If your friends and family are like mine, you've received at least one of those handy bookstore gift cards under the tree, so here are some ideas on how you might spend them. It's an eclectic list, and not all the books are new. But they happen to be books I enjoyed over the last year, and I'd like to share the pleasure with others.
The first on my list -- "A Safe Haven: Harry S. Truman and the Founding of Israel," by Allis and Ronald Radosh -- is a brilliant account of the President Truman's decision to have the United States become the first nation to recognize the newly created Jewish state in 1948. Given the United States' close relationship to Israel today, it will surprise some readers to learn that Truman's decision was neither automatic nor easy. Truman faced opposition from his own State Department, including the popular Secretary of State George Marshall, as well as from the United States' closest ally, Great Britain. But the haberdasher from Missouri -- encouraged by his former business partner and friend Eddie Jacobson -- stood firm. The Radoshes' gripping book is meticulously researched, which helped it win the Washington Institute's book prize for the best nonfiction book on the Middle East in 2009.
If historical fiction is more up your alley, John J. Miller's novel "The First Assassin" is a great read. Miller's story begins on a train headed toward Washington, D.C., ostensibly bringing President-elect Abraham Lincoln to the nation's capital, as assassins lie in wait. But Lincoln has already made the trip under cover of darkness, aborting what will be a series of attempts on his life by bungling amateurs and hired guns in the weeks following the inauguration. Miller manages to keep readers turning the next 375 pages, even though outcome is never in doubt. He does so by bringing the reader into the heart of the city of Washington in 1861 -- recreating its sights, sounds, even its smells, in such realistic fashion, you feel like you're there. Miller blends historical figures with purely fictional ones and weaves a tale that is exciting and believable, even at its most fantastic.
As the stakes in Afghanistan become ever greater with the addition of thousands more American soldiers on the battlefield there, it's worth recalling the horror that gripped that country during the Taliban's rule. The 2002 novel "The Swallows of Kabul" is written by an Algerian former military officer, Mohammed Moulessehoul, who adopted the feminine pseudonym Yasmina Khadra for this novel. The novel begins with the stoning of a woman, who is first trussed like an animal and then buried up to her waist, while a crowd is encouraged to throw large rocks that have been placed in the public square for that very purpose. "The Swallows of Kabul" is not easy reading, but this excruciating tale reminds us exactly what fate Americans have rescued Afghanistan -- especially its women -- from.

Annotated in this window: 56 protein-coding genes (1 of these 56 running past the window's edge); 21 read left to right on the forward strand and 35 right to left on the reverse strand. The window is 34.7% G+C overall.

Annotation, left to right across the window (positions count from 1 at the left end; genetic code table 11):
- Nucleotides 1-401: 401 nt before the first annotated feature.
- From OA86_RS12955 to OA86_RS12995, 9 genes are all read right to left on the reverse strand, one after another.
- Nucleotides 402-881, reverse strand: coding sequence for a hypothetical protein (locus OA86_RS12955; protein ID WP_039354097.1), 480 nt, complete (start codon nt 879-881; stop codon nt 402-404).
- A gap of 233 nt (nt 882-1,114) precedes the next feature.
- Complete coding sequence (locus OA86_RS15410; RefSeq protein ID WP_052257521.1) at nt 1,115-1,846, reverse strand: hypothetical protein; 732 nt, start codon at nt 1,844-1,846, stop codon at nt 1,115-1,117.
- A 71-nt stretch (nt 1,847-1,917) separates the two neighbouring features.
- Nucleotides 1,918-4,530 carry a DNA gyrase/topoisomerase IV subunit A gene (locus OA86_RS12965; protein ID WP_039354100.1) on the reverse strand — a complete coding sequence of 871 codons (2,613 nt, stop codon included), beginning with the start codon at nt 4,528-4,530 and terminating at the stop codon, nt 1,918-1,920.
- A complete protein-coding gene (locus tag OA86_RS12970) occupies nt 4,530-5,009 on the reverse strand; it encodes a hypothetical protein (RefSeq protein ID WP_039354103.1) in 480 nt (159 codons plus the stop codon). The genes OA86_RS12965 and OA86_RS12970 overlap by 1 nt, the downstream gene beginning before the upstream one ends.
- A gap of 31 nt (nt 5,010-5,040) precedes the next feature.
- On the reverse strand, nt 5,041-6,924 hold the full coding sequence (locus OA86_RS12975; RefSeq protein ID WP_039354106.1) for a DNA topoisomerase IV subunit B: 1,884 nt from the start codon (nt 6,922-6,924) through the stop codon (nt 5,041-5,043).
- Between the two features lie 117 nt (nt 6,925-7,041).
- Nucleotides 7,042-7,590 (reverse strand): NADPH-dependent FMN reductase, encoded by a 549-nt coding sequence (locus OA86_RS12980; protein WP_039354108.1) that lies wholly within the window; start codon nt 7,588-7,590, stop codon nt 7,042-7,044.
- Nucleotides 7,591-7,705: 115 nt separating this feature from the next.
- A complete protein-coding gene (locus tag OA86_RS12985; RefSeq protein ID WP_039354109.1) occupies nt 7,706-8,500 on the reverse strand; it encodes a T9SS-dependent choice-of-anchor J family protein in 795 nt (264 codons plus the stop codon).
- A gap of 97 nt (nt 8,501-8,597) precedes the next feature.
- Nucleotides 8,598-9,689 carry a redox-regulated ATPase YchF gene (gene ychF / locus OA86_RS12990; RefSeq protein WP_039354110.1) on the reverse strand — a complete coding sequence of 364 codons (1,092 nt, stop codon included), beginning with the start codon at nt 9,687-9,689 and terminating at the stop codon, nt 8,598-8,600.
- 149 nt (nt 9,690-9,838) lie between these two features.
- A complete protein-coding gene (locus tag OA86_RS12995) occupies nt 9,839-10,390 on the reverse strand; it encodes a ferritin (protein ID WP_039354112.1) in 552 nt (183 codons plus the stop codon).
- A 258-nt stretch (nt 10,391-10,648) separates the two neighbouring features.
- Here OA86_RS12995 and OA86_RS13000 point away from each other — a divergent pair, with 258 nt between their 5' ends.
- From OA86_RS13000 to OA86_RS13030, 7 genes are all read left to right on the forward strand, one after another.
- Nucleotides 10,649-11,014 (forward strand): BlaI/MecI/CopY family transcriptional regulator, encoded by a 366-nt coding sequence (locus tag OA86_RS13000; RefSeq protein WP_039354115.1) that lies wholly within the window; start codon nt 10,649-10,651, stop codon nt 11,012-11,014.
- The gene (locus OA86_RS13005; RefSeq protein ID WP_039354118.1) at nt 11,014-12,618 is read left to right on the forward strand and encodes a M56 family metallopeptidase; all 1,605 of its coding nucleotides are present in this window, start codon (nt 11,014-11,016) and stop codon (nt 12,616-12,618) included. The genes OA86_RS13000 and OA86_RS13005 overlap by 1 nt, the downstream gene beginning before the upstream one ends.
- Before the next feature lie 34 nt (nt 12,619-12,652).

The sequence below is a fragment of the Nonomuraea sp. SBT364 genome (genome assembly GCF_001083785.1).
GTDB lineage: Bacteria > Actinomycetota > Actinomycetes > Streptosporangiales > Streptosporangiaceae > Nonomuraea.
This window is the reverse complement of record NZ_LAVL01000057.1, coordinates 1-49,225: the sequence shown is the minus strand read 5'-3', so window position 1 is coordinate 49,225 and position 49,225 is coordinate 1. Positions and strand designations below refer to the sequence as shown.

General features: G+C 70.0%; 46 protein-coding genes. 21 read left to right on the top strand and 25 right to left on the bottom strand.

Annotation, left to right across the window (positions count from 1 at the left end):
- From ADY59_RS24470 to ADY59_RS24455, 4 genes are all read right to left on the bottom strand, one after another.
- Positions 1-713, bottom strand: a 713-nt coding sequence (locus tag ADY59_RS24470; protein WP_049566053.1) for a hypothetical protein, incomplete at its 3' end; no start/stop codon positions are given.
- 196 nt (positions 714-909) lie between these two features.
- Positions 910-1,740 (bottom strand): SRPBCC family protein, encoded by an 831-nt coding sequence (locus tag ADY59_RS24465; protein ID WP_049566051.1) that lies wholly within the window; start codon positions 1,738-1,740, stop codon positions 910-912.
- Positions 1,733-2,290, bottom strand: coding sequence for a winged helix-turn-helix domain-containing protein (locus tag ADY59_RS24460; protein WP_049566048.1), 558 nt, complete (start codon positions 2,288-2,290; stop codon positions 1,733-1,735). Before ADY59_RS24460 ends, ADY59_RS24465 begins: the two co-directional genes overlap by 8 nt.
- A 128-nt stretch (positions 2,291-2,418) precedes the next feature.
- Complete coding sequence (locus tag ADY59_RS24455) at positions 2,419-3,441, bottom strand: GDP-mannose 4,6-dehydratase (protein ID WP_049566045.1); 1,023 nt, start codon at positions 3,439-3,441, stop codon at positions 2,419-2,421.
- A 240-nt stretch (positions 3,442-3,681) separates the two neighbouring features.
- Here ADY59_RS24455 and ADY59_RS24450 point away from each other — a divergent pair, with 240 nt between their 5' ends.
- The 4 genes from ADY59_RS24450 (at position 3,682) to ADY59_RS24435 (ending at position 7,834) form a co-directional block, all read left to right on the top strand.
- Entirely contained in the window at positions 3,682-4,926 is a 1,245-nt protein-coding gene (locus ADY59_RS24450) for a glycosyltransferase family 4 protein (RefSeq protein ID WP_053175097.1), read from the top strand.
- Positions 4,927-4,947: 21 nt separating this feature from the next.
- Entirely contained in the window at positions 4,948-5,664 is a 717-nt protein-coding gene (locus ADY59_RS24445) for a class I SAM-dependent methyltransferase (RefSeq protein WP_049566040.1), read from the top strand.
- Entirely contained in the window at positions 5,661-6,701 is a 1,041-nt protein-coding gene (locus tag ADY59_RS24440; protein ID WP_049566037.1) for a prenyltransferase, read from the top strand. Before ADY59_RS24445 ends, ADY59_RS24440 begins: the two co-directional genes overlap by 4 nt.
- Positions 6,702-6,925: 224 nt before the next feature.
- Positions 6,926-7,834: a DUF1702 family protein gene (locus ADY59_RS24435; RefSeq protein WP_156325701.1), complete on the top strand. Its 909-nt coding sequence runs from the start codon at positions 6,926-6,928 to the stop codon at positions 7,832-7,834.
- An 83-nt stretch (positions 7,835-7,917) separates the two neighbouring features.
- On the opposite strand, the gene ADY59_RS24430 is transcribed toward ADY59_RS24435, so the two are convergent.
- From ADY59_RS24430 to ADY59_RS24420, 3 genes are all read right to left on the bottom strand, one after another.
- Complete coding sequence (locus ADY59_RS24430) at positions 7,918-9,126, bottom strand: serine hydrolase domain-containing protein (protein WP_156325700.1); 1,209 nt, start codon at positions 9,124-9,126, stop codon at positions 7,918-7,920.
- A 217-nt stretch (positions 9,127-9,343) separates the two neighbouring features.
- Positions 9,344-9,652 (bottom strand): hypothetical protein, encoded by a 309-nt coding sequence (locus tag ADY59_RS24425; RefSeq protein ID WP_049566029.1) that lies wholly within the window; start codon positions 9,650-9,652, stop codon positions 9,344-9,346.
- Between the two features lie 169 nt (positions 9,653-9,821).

On a cheerier note, another historical novel gave me hours of delight. "The Indian Clerk," 2007, by David Leavitt, takes as its subject the mathematical genius Srinivasa Ramanujan and his relationship with G. H. Hardy, considered the greatest British mathematician of the early 20th century. Ramanujan is a largely unschooled Indian prodigy whose fascination with prime numbers equals Hardy's own, and the book is filled with mathematical esoterica and formula, which sent me to Google on more than one occasion. But it is also a fascinating look at the English intellectual world as the Great War breaks out, with appearances by Bertrand Russell, John Maynard Keynes, Ludwig Wittgenstein, D.H. Lawrence and others who pass through Cambridge during the period. The Ivory Tower has never been portrayed in more byzantine detail than by Leavitt.
Finally, Rosalie Pedalino Porter's book "An American Immigrant: My Life in Three Languages," is a heartfelt memoir by a woman who has played a critical role in the debate over bilingual education in the last several decades. Porter traces her journey from her native Italy to New Jersey during the Great Depression and her eventual emergence on the policy scene. Having started her career as a bilingual education teacher, she came slowly to the realization that teaching immigrant children in their native language was a tremendous disservice to them. She eventually became a leader in the fight to replace bilingual instruction with English immersion and an advocate for children who, like herself, started life speaking a language other than English. Porter's previous book, "Forked Tongue: The Politics of Bilingual Education," is a classic on the subject.
These books may not have made it on the best-seller lists, but I guarantee good reading if you give them a try.